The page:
WASHINGTON - The FDA is to receive a boost in President George Bush's proposed budget for FY05, which also calls for more funding to support the fight against HIV/AIDS and to increase the availability of flu vaccines.

"The FDA got the biggest increase of all the [Health and Human Services] agencies, and that's why Mr. McClellan is sitting all the way over there by himself," Tommy Thompson, secretary of the U.S. Department of Health and Human Services, jokingly told those gathered to learn the details of the proposed budget. "The budget consists of $580 billion in outlays, which is an increase of $32 billion over fiscal '04, and includes $67 billion in discretionary spending," Thompson added.

The budget request for FDA totals $216.7 million, which is an increase of $25.6 million over last fiscal year, Thompson noted.

The proposed increase is bolstered by a total of $33.9 million in user fees, which is an increase of $2.3 million over FY04, according to the budget. "The president felt that the FDA needed additional dollars to advance MDUFMA [Medical Device User Fee and Modernization Act]. We didn't put money in last year, and we've put in $28 million this year to make up for it so that medical technologies can get reviewed quicker," Thompson explained.

"FDA is committed to reaching all of the original performance goals negotiated in MDUFMA through FY 2008," explained FDA Commissioner Mark McClellan. "The proposed budget increase for the medical device review program, along with the user fees, will enable us to move aggressively to meet those goals," he said.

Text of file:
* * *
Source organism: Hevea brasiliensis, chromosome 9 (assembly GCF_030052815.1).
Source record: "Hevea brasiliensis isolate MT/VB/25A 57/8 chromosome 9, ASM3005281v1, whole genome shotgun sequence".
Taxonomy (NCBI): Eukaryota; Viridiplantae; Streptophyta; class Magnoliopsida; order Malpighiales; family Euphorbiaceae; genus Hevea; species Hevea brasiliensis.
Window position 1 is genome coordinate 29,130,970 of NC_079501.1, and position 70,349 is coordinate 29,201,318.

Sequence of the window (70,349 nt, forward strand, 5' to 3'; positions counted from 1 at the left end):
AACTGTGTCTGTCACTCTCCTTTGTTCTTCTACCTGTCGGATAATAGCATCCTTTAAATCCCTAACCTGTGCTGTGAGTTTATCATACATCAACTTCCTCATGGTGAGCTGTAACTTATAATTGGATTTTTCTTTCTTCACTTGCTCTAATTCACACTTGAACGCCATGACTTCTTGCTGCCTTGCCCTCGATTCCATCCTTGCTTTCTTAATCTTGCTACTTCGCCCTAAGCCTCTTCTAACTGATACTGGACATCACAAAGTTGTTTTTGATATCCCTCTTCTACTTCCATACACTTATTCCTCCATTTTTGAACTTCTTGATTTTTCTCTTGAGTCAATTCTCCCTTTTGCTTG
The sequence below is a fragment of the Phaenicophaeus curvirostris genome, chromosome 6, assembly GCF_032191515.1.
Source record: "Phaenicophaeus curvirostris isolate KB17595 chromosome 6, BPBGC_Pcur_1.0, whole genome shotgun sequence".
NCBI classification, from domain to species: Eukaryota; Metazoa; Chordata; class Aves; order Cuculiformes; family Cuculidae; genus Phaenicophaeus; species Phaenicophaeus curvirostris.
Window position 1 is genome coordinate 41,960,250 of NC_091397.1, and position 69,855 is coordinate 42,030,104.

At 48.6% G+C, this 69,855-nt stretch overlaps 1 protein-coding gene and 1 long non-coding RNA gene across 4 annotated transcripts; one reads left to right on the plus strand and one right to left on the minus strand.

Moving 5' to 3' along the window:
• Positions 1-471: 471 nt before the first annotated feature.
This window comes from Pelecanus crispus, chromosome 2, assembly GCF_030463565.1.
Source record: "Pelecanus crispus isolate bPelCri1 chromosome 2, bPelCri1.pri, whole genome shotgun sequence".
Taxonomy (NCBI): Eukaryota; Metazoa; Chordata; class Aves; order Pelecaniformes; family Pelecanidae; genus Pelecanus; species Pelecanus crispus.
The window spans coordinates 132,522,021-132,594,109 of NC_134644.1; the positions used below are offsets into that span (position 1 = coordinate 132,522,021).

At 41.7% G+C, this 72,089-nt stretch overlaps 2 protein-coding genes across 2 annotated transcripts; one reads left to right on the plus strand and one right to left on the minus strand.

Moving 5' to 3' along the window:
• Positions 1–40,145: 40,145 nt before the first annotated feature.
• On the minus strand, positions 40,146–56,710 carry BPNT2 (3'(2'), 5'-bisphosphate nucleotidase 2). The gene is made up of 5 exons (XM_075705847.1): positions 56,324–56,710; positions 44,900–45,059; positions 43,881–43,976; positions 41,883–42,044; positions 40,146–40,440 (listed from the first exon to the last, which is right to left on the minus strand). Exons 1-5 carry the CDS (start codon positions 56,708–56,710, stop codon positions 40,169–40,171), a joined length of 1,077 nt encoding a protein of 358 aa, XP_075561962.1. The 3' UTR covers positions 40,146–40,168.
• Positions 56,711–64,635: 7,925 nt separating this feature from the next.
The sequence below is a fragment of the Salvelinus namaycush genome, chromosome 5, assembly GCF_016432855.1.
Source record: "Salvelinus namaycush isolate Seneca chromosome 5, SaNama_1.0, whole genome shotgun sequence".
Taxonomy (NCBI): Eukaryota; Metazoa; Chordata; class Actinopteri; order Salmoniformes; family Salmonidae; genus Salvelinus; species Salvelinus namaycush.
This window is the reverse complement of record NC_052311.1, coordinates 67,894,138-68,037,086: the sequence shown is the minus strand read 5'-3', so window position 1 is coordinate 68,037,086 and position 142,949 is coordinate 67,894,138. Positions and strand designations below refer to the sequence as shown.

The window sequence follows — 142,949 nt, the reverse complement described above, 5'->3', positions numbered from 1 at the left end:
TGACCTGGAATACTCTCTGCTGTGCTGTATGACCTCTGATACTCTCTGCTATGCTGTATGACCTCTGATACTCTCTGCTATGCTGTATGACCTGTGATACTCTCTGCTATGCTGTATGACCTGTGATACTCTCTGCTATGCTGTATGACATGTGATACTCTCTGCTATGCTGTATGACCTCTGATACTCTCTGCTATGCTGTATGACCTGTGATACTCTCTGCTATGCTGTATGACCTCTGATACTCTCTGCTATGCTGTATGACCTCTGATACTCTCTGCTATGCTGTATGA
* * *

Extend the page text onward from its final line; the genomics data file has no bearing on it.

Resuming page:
Other winners in the president's budget include community health centers fighting HIV/AIDS, pediatric vaccination programs, bioterrorism research programs and a new bio-surveillance initiative announced last week, Thompson explained.

"HHS has a new initiative to spend $80 million over the next two fiscal years to purchase additional flu vaccine under the Vaccines for Children program. With HHS buying 4 million to 6 million doses of pediatric vaccine each year, we will help ensure that manufacturers produce enough vaccine to help prevent shortfalls in the coming years," Thompson said.

Community health centers will play a key role in increasing access to health care for the nation's minorities and poor, Thompson said. The administration has expanded access for an additional 3 million people over the last three years through 614 new and expanded community health center sites, he noted.

"The investment in HIV/AIDS is part of an unprecedented and growing dedication to fighting the disease at home and abroad. The department's total HIV/AIDS budget request is $15 billion - a 31 percent increase over fiscal year 2001. Simply put, no administration in any nation has ever committed the time, energy and resources to fighting AIDS President Bush," Thompson said.

Funding for food security initiatives at FDA includes $181 million, a 56 percent increase over FY04, to increase the number of inspections to 97,000 per year, noted Thompson. At the National Institutes of Health in Bethesda, Md., the bioterrorism budget is slated for an increase from $121 million to $1.7 billion to fund basic research on bioterror-related agents, Thompson said.